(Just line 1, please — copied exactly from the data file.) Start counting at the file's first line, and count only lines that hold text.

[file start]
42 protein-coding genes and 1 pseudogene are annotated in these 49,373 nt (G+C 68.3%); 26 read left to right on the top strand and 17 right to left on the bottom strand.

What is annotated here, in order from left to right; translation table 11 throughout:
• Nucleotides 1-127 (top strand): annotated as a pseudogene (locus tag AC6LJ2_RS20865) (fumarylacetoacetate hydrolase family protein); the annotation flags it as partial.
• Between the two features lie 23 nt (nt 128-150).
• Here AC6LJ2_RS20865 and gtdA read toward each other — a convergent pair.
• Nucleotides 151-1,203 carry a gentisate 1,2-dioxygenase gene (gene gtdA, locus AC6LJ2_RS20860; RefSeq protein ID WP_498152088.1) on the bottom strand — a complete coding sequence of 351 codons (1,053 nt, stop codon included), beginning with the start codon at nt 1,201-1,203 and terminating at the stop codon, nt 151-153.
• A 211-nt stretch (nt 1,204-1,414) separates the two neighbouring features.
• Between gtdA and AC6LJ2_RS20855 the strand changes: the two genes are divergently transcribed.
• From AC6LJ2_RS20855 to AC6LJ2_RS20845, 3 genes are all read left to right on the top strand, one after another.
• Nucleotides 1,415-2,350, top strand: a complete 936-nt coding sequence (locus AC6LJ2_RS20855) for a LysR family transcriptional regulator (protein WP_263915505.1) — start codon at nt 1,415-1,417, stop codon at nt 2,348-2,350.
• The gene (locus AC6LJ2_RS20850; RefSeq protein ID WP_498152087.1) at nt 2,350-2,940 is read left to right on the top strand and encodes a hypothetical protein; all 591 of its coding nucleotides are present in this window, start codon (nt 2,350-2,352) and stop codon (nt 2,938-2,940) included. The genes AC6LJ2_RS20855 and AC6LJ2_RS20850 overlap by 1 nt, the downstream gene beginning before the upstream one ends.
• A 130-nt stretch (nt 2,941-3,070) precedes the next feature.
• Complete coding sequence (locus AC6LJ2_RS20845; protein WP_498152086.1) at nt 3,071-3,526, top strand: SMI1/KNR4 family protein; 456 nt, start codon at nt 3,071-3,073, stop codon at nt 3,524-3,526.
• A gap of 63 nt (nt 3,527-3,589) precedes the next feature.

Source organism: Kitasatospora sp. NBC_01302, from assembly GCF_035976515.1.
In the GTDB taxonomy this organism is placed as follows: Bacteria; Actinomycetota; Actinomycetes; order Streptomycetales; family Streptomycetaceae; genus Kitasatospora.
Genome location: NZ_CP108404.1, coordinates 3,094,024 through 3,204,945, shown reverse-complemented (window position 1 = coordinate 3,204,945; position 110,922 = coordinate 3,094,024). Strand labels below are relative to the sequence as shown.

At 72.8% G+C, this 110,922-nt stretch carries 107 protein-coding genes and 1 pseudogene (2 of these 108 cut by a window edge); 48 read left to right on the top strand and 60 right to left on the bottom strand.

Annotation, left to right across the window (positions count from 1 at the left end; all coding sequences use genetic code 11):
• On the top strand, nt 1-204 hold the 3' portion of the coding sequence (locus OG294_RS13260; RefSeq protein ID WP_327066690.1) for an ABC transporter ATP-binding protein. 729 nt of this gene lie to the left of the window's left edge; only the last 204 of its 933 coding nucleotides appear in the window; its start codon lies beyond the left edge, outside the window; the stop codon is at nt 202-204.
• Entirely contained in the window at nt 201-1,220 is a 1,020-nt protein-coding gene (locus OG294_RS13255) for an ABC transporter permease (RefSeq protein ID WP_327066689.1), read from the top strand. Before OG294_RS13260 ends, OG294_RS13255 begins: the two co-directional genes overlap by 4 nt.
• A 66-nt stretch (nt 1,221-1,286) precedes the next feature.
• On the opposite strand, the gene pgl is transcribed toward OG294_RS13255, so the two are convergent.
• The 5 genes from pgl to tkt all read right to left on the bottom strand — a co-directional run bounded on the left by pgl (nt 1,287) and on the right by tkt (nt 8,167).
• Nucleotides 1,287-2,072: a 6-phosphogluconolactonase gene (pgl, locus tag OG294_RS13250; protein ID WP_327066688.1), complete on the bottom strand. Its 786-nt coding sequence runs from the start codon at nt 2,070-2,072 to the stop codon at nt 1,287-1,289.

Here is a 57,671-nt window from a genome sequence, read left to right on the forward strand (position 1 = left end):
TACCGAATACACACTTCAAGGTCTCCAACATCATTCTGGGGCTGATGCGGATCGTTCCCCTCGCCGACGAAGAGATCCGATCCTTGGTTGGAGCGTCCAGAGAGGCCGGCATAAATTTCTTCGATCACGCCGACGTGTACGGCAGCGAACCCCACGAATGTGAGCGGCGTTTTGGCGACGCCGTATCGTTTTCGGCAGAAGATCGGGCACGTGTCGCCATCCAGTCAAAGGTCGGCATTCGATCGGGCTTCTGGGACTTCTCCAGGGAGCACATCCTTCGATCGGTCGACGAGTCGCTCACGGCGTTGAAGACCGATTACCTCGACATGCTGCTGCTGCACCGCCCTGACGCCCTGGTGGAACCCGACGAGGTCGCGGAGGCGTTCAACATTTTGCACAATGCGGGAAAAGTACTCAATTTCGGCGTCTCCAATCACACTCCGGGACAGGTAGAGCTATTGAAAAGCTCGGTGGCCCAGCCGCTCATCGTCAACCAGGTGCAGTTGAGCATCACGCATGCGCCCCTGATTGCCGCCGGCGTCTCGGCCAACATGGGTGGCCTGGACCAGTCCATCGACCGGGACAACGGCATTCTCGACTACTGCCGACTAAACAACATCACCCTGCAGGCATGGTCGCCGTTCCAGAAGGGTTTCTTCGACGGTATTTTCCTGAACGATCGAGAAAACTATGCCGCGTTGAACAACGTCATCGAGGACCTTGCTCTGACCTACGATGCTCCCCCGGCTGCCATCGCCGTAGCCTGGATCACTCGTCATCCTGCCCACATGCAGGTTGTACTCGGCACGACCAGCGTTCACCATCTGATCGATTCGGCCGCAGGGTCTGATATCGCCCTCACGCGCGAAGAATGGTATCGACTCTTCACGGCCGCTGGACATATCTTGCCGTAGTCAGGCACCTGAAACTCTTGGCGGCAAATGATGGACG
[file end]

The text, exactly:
42 protein-coding genes and 1 pseudogene are annotated in these 49,373 nt (G+C 68.3%); 26 read left to right on the top strand and 17 right to left on the bottom strand.